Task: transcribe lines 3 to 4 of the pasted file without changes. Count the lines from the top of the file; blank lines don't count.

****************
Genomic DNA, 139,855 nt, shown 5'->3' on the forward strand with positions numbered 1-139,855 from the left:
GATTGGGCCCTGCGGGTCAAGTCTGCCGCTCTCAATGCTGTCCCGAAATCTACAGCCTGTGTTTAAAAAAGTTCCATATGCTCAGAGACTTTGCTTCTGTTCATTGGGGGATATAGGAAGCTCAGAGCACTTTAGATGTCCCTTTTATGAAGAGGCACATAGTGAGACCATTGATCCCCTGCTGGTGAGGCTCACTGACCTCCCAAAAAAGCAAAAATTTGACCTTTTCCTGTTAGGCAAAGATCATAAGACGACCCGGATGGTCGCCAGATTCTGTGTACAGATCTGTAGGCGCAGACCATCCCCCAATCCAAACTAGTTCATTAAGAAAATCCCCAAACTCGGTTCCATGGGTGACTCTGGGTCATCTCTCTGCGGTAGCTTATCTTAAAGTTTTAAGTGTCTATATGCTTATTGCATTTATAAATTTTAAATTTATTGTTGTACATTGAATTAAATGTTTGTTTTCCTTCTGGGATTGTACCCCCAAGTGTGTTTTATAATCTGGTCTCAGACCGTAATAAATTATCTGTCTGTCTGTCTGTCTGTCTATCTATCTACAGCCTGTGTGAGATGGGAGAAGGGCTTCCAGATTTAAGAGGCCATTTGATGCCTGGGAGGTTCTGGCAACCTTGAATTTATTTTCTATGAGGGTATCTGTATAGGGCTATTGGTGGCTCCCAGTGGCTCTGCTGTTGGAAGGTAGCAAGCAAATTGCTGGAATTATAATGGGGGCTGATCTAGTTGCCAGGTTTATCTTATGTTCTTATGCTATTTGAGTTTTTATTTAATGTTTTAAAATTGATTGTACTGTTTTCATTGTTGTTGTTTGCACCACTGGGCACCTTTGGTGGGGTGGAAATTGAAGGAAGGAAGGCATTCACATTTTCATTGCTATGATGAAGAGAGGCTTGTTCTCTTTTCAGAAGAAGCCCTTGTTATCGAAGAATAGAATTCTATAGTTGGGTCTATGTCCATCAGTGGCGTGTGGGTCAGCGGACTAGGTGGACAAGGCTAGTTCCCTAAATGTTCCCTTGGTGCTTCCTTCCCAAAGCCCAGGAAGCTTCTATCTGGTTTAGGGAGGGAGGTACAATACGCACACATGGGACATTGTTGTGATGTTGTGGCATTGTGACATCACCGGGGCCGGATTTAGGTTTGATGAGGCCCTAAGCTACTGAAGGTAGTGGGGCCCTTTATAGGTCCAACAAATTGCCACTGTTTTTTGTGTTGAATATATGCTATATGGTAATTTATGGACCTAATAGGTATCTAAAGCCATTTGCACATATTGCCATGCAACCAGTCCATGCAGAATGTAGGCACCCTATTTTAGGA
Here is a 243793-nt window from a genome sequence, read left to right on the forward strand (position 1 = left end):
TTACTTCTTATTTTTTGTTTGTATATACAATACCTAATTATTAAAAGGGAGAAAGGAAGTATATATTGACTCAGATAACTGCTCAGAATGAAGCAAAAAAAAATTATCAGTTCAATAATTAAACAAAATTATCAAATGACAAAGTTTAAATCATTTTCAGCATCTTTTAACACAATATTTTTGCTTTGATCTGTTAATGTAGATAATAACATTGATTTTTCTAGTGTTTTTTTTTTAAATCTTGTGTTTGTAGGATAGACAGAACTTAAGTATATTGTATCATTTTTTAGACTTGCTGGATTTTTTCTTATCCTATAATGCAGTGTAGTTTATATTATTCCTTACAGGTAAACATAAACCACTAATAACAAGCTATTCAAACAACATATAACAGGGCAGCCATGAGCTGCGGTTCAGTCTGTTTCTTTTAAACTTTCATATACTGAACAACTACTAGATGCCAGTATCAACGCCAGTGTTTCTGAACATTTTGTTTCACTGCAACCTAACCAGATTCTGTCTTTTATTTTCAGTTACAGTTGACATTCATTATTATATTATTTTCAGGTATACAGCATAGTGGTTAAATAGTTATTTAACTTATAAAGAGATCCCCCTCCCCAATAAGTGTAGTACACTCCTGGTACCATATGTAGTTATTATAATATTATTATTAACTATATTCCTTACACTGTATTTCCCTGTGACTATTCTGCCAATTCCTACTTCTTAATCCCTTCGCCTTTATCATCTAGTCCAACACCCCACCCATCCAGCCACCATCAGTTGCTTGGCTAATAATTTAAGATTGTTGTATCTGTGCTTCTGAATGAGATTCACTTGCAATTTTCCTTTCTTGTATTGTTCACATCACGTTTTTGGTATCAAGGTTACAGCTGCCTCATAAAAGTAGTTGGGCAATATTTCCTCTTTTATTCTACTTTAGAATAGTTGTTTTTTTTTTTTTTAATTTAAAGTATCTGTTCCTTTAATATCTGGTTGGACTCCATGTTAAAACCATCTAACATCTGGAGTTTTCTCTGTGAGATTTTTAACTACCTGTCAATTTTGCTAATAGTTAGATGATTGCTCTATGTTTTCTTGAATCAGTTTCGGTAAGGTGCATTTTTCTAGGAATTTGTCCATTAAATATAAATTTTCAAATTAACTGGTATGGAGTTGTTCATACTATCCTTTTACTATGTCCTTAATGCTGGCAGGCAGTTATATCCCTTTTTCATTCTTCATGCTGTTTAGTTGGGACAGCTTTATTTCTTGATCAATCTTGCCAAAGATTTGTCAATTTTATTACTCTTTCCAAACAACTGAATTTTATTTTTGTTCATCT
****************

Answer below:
Here is a 243793-nt window from a genome sequence, read left to right on the forward strand (position 1 = left end):
TTACTTCTTATTTTTTGTTTGTATATACAATACCTAATTATTAAAAGGGAGAAAGGAAGTATATATTGACTCAGATAACTGCTCAGAATGAAGCAAAAAAAAATTATCAGTTCAATAATTAAACAAAATTATCAAATGACAAAGTTTAAATCATTTTCAGCATCTTTTAACACAATATTTTTGCTTTGATCTGTTAATGTAGATAATAACATTGATTTTTCTAGTGTTTTTTTTTTAAATCTTGTGTTTGTAGGATAGACAGAACTTAAGTATATTGTATCATTTTTTAGACTTGCTGGATTTTTTCTTATCCTATAATGCAGTGTAGTTTATATTATTCCTTACAGGTAAACATAAACCACTAATAACAAGCTATTCAAACAACATATAACAGGGCAGCCATGAGCTGCGGTTCAGTCTGTTTCTTTTAAACTTTCATATACTGAACAACTACTAGATGCCAGTATCAACGCCAGTGTTTCTGAACATTTTGTTTCACTGCAACCTAACCAGATTCTGTCTTTTATTTTCAGTTACAGTTGACATTCATTATTATATTATTTTCAGGTATACAGCATAGTGGTTAAATAGTTATTTAACTTATAAAGAGATCCCCCTCCCCAATAAGTGTAGTACACTCCTGGTACCATATGTAGTTATTATAATATTATTATTAACTATATTCCTTACACTGTATTTCCCTGTGACTATTCTGCCAATTCCTACTTCTTAATCCCTTCGCCTTTATCATCTAGTCCAACACCCCACCCATCCAGCCACCATCAGTTGCTTGGCTAATAATTTAAGATTGTTGTATCTGTGCTTCTGAATGAGATTCACTTGCAATTTTCCTTTCTTGTATTGTTCACATCACGTTTTTGGTATCAAGGTTACAGCTGCCTCATAAAAGTAGTTGGGCAATATTTCCTCTTTTATTCTACTTTAGAATAGTTGTTTTTTTTTTTTTTAATTTAAAGTATCTGTTCCTTTAATATCTGGTTGGACTCCATGTTAAAACCATCTAACATCTGGAGTTTTCTCTGTGAGATTTTTAACTACCTGTCAATTTTGCTAATAGTTAGATGATTGCTCTATGTTTTCTTGAATCAGTTTCGGTAAGGTGCATTTTTCTAGGAATTTGTCCATTAAATATAAATTTTCAAATTAACTGGTATGGAGTTGTTCATACTATCCTTTTACTATGTCCTTAATGCTGGCAGGCAGTTATATCCCTTTTTCATTCTTCATGCTGTTTAGTTGGGACAGCTTTATTTCTTGATCAATCTTGCCAAAGATTTGTCAATTTTATTACTCTTTCCAAACAACTGAATTTTATTTTTGTTCATCT